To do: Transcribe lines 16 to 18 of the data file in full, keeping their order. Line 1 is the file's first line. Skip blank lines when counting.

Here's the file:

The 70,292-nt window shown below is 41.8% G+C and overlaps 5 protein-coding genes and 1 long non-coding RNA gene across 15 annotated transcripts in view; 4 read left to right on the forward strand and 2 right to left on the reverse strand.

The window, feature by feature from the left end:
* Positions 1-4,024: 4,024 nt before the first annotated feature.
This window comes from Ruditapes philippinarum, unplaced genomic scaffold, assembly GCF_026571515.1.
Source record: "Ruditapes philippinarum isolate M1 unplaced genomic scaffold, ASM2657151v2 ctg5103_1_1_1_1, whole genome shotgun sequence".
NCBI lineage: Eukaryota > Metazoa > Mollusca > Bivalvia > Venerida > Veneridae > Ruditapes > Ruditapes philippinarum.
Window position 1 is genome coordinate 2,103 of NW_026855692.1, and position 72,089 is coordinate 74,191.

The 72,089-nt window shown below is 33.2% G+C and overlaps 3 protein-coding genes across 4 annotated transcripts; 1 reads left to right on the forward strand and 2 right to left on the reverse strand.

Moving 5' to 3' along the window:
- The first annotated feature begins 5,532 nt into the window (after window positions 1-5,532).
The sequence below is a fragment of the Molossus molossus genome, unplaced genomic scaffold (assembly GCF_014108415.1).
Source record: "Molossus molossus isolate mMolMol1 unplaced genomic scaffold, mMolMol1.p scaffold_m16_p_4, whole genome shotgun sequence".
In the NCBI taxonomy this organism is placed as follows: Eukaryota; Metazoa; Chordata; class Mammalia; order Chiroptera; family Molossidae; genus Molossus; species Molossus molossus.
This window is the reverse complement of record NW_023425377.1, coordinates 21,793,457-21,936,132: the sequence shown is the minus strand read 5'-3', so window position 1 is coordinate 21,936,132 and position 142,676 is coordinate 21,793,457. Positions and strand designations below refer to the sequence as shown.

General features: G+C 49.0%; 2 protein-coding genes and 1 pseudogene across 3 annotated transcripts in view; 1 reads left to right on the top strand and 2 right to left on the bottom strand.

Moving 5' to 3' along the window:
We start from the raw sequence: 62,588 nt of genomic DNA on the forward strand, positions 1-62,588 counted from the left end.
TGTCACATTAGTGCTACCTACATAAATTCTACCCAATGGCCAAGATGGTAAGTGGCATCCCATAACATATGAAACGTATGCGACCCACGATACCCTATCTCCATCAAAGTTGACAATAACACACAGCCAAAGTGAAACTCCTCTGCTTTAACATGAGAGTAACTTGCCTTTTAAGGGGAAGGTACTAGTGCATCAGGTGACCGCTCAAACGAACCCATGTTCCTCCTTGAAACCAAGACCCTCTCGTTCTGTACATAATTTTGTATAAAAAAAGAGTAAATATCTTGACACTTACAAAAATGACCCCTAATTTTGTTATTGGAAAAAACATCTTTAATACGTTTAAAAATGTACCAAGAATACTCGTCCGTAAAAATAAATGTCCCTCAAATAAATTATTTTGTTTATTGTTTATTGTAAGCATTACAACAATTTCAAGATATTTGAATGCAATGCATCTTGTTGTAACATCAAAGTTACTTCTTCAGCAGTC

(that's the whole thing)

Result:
Moving 5' to 3' along the window:
We start from the raw sequence: 62,588 nt of genomic DNA on the forward strand, positions 1-62,588 counted from the left end.
TGTCACATTAGTGCTACCTACATAAATTCTACCCAATGGCCAAGATGGTAAGTGGCATCCCATAACATATGAAACGTATGCGACCCACGATACCCTATCTCCATCAAAGTTGACAATAACACACAGCCAAAGTGAAACTCCTCTGCTTTAACATGAGAGTAACTTGCCTTTTAAGGGGAAGGTACTAGTGCATCAGGTGACCGCTCAAACGAACCCATGTTCCTCCTTGAAACCAAGACCCTCTCGTTCTGTACATAATTTTGTATAAAAAAAGAGTAAATATCTTGACACTTACAAAAATGACCCCTAATTTTGTTATTGGAAAAAACATCTTTAATACGTTTAAAAATGTACCAAGAATACTCGTCCGTAAAAATAAATGTCCCTCAAATAAATTATTTTGTTTATTGTTTATTGTAAGCATTACAACAATTTCAAGATATTTGAATGCAATGCATCTTGTTGTAACATCAAAGTTACTTCTTCAGCAGTC